Cutting out smoking completely is very difficult for most patients, but doing so can drastically reduce the risks to your pregnancy and your own health. There are a number of nicotine replacement therapies (NRT) such as: nicotine gum, patches, tablets, lozenges, inhalers (not the same thing as a vape), sprays, and strips. 

E-cigarettes are not a good option because they are not licensed or controlled for safety in pregnancy and we have no evidence that they are any safer in the long-term than cigarettes. 

Giving up smoking cold-turkey is hard. If you can give yourself time to quit gradually during the time when you are trying to get pregnant, this might be more effective. This involves reducing the number of cigarettes you smoke by one or two every week until you are completely off of cigarettes.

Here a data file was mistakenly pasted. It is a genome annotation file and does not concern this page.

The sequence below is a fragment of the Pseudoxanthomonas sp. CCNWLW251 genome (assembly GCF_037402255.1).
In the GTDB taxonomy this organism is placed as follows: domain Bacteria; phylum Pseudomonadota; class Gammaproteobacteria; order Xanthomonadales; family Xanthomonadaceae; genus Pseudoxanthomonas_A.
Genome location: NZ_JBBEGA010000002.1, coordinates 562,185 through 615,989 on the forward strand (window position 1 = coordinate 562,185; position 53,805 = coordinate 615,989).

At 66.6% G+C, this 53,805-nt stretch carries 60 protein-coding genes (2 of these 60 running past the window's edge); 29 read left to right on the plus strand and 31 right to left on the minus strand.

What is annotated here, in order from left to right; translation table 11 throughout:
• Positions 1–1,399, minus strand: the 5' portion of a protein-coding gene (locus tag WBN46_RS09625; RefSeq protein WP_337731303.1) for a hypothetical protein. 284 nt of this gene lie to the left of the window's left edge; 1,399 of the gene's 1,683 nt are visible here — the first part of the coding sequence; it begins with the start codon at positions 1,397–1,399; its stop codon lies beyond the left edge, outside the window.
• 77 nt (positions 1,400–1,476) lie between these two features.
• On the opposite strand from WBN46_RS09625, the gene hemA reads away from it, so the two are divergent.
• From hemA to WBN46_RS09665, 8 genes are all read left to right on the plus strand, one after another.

If you are pregnant and trying to stop smoking, you can also try substituting cigarettes with one of the NRTs mentioned above. This could mean using a patch and quitting all cigarettes or using an inhaler or gum and replacing a single cigarette here and there as you cut down. The goal is to get you to stop and stop for good, rather than quit for a week, and then fall off the bandwagon and start up all over again. 

When you are tempted to smoke, try the following:

  • Delay the act of smoking as long as you can (and substitute it with an NRT if you can)
  • Deep breaths
  • Drink water
  • Do something else (something with your hands is best)

We have medications that can help with the urges. Talk to your doctor to see if these are right for you.